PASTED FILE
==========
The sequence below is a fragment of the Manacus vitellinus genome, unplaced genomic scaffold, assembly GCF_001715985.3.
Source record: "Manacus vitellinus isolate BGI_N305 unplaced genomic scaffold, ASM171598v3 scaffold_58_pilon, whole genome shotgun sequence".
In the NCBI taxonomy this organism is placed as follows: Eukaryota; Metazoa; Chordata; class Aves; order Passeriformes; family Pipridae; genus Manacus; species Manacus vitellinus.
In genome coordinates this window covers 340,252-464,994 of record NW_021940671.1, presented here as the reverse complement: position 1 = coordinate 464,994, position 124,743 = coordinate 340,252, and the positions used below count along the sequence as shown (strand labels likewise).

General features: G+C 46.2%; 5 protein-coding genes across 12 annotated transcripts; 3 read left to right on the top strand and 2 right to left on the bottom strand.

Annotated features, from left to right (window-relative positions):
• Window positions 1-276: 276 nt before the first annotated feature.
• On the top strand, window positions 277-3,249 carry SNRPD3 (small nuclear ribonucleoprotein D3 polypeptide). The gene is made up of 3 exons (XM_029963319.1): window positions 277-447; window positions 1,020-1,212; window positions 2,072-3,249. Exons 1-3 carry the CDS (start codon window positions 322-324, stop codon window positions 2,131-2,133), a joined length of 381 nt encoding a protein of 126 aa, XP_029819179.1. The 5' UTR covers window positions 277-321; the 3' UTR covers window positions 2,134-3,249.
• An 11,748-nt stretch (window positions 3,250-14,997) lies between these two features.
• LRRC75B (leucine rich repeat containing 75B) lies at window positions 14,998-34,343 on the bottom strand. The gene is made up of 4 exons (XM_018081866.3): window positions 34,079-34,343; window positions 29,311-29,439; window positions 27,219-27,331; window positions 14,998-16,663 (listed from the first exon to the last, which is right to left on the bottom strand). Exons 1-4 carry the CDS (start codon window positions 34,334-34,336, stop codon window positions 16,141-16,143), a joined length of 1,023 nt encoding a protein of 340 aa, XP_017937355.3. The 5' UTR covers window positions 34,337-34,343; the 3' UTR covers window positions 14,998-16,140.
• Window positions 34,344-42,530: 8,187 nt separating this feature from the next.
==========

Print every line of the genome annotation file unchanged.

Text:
The sequence below is a fragment of the Manacus vitellinus genome, unplaced genomic scaffold, assembly GCF_001715985.3.
Source record: "Manacus vitellinus isolate BGI_N305 unplaced genomic scaffold, ASM171598v3 scaffold_58_pilon, whole genome shotgun sequence".
In the NCBI taxonomy this organism is placed as follows: Eukaryota; Metazoa; Chordata; class Aves; order Passeriformes; family Pipridae; genus Manacus; species Manacus vitellinus.
In genome coordinates this window covers 340,252-464,994 of record NW_021940671.1, presented here as the reverse complement: position 1 = coordinate 464,994, position 124,743 = coordinate 340,252, and the positions used below count along the sequence as shown (strand labels likewise).

General features: G+C 46.2%; 5 protein-coding genes across 12 annotated transcripts; 3 read left to right on the top strand and 2 right to left on the bottom strand.

Annotated features, from left to right (window-relative positions):
• Window positions 1-276: 276 nt before the first annotated feature.
• On the top strand, window positions 277-3,249 carry SNRPD3 (small nuclear ribonucleoprotein D3 polypeptide). The gene is made up of 3 exons (XM_029963319.1): window positions 277-447; window positions 1,020-1,212; window positions 2,072-3,249. Exons 1-3 carry the CDS (start codon window positions 322-324, stop codon window positions 2,131-2,133), a joined length of 381 nt encoding a protein of 126 aa, XP_029819179.1. The 5' UTR covers window positions 277-321; the 3' UTR covers window positions 2,134-3,249.
• An 11,748-nt stretch (window positions 3,250-14,997) lies between these two features.
• LRRC75B (leucine rich repeat containing 75B) lies at window positions 14,998-34,343 on the bottom strand. The gene is made up of 4 exons (XM_018081866.3): window positions 34,079-34,343; window positions 29,311-29,439; window positions 27,219-27,331; window positions 14,998-16,663 (listed from the first exon to the last, which is right to left on the bottom strand). Exons 1-4 carry the CDS (start codon window positions 34,334-34,336, stop codon window positions 16,141-16,143), a joined length of 1,023 nt encoding a protein of 340 aa, XP_017937355.3. The 5' UTR covers window positions 34,337-34,343; the 3' UTR covers window positions 14,998-16,140.
• Window positions 34,344-42,530: 8,187 nt separating this feature from the next.